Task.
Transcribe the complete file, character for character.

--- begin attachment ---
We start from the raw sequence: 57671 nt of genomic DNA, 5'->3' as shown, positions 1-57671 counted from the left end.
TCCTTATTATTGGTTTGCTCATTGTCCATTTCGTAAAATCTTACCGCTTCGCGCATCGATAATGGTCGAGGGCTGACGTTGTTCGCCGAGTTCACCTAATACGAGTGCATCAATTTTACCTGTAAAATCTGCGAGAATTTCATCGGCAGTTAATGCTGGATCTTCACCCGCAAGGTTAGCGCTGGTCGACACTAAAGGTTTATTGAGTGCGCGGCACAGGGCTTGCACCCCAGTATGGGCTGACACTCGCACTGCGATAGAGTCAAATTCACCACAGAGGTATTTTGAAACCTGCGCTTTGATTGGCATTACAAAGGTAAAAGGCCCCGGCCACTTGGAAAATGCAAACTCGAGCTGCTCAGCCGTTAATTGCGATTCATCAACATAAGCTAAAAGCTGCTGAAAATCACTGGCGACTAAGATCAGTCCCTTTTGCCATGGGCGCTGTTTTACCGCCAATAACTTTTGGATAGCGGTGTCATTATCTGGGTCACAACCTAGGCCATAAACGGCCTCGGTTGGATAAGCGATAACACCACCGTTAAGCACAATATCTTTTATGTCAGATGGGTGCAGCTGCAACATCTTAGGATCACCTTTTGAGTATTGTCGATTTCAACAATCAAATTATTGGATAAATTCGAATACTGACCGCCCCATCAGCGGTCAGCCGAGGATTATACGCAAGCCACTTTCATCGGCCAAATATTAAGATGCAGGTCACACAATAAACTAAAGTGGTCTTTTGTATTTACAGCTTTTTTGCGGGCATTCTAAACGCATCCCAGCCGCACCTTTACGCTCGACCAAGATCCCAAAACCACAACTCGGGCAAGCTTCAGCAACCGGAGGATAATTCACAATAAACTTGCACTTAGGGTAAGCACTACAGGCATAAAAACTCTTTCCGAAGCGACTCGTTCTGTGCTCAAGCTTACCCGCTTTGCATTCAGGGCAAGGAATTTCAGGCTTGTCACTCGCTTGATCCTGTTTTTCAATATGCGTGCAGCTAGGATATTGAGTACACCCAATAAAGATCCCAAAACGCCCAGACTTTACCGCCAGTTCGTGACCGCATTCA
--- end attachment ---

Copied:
We start from the raw sequence: 57671 nt of genomic DNA, 5'->3' as shown, positions 1-57671 counted from the left end.
TCCTTATTATTGGTTTGCTCATTGTCCATTTCGTAAAATCTTACCGCTTCGCGCATCGATAATGGTCGAGGGCTGACGTTGTTCGCCGAGTTCACCTAATACGAGTGCATCAATTTTACCTGTAAAATCTGCGAGAATTTCATCGGCAGTTAATGCTGGATCTTCACCCGCAAGGTTAGCGCTGGTCGACACTAAAGGTTTATTGAGTGCGCGGCACAGGGCTTGCACCCCAGTATGGGCTGACACTCGCACTGCGATAGAGTCAAATTCACCACAGAGGTATTTTGAAACCTGCGCTTTGATTGGCATTACAAAGGTAAAAGGCCCCGGCCACTTGGAAAATGCAAACTCGAGCTGCTCAGCCGTTAATTGCGATTCATCAACATAAGCTAAAAGCTGCTGAAAATCACTGGCGACTAAGATCAGTCCCTTTTGCCATGGGCGCTGTTTTACCGCCAATAACTTTTGGATAGCGGTGTCATTATCTGGGTCACAACCTAGGCCATAAACGGCCTCGGTTGGATAAGCGATAACACCACCGTTAAGCACAATATCTTTTATGTCAGATGGGTGCAGCTGCAACATCTTAGGATCACCTTTTGAGTATTGTCGATTTCAACAATCAAATTATTGGATAAATTCGAATACTGACCGCCCCATCAGCGGTCAGCCGAGGATTATACGCAAGCCACTTTCATCGGCCAAATATTAAGATGCAGGTCACACAATAAACTAAAGTGGTCTTTTGTATTTACAGCTTTTTTGCGGGCATTCTAAACGCATCCCAGCCGCACCTTTACGCTCGACCAAGATCCCAAAACCACAACTCGGGCAAGCTTCAGCAACCGGAGGATAATTCACAATAAACTTGCACTTAGGGTAAGCACTACAGGCATAAAAACTCTTTCCGAAGCGACTCGTTCTGTGCTCAAGCTTACCCGCTTTGCATTCAGGGCAAGGAATTTCAGGCTTGTCACTCGCTTGATCCTGTTTTTCAATATGCGTGCAGCTAGGATATTGAGTACACCCAATAAAGATCCCAAAACGCCCAGACTTTACCGCCAGTTCGTGACCGCATTCA